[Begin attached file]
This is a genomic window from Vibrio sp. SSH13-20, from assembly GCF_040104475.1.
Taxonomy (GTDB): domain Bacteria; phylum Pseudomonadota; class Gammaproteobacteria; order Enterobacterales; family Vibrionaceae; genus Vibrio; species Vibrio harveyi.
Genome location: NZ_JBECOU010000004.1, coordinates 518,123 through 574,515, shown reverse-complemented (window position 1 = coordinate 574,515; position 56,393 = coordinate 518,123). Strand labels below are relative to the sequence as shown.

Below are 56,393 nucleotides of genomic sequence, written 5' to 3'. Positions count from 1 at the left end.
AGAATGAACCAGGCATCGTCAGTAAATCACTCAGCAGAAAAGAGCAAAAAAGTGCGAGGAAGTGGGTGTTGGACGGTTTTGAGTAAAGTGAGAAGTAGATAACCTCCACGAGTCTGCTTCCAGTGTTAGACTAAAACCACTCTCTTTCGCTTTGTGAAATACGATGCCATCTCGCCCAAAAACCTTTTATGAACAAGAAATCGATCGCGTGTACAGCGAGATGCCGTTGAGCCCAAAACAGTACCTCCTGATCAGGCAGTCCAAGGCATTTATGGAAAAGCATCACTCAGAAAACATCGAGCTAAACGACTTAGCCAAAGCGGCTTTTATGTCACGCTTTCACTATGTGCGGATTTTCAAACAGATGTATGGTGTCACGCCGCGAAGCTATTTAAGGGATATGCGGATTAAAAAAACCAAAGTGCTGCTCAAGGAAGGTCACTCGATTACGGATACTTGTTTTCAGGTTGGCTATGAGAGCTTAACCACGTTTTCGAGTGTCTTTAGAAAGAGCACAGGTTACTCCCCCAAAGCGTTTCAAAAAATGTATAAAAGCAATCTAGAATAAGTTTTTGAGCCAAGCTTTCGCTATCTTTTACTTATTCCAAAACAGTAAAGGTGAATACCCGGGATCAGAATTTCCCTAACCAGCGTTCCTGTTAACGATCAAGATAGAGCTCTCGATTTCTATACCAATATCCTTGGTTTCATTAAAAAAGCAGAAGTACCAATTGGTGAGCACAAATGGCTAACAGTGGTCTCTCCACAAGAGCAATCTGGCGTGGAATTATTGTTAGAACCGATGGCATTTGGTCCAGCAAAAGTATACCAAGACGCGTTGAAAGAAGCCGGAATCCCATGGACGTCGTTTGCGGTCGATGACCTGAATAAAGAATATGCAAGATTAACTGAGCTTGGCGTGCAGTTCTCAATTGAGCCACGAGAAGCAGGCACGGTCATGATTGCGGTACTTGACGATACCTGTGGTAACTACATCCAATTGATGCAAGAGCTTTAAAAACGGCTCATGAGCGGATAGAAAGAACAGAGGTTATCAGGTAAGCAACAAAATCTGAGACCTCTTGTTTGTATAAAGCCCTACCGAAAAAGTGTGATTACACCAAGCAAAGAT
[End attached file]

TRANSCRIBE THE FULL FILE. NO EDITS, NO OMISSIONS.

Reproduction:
This is a genomic window from Vibrio sp. SSH13-20, from assembly GCF_040104475.1.
Taxonomy (GTDB): domain Bacteria; phylum Pseudomonadota; class Gammaproteobacteria; order Enterobacterales; family Vibrionaceae; genus Vibrio; species Vibrio harveyi.
Genome location: NZ_JBECOU010000004.1, coordinates 518,123 through 574,515, shown reverse-complemented (window position 1 = coordinate 574,515; position 56,393 = coordinate 518,123). Strand labels below are relative to the sequence as shown.

Below are 56,393 nucleotides of genomic sequence, written 5' to 3'. Positions count from 1 at the left end.
AGAATGAACCAGGCATCGTCAGTAAATCACTCAGCAGAAAAGAGCAAAAAAGTGCGAGGAAGTGGGTGTTGGACGGTTTTGAGTAAAGTGAGAAGTAGATAACCTCCACGAGTCTGCTTCCAGTGTTAGACTAAAACCACTCTCTTTCGCTTTGTGAAATACGATGCCATCTCGCCCAAAAACCTTTTATGAACAAGAAATCGATCGCGTGTACAGCGAGATGCCGTTGAGCCCAAAACAGTACCTCCTGATCAGGCAGTCCAAGGCATTTATGGAAAAGCATCACTCAGAAAACATCGAGCTAAACGACTTAGCCAAAGCGGCTTTTATGTCACGCTTTCACTATGTGCGGATTTTCAAACAGATGTATGGTGTCACGCCGCGAAGCTATTTAAGGGATATGCGGATTAAAAAAACCAAAGTGCTGCTCAAGGAAGGTCACTCGATTACGGATACTTGTTTTCAGGTTGGCTATGAGAGCTTAACCACGTTTTCGAGTGTCTTTAGAAAGAGCACAGGTTACTCCCCCAAAGCGTTTCAAAAAATGTATAAAAGCAATCTAGAATAAGTTTTTGAGCCAAGCTTTCGCTATCTTTTACTTATTCCAAAACAGTAAAGGTGAATACCCGGGATCAGAATTTCCCTAACCAGCGTTCCTGTTAACGATCAAGATAGAGCTCTCGATTTCTATACCAATATCCTTGGTTTCATTAAAAAAGCAGAAGTACCAATTGGTGAGCACAAATGGCTAACAGTGGTCTCTCCACAAGAGCAATCTGGCGTGGAATTATTGTTAGAACCGATGGCATTTGGTCCAGCAAAAGTATACCAAGACGCGTTGAAAGAAGCCGGAATCCCATGGACGTCGTTTGCGGTCGATGACCTGAATAAAGAATATGCAAGATTAACTGAGCTTGGCGTGCAGTTCTCAATTGAGCCACGAGAAGCAGGCACGGTCATGATTGCGGTACTTGACGATACCTGTGGTAACTACATCCAATTGATGCAAGAGCTTTAAAAACGGCTCATGAGCGGATAGAAAGAACAGAGGTTATCAGGTAAGCAACAAAATCTGAGACCTCTTGTTTGTATAAAGCCCTACCGAAAAAGTGTGATTACACCAAGCAAAGAT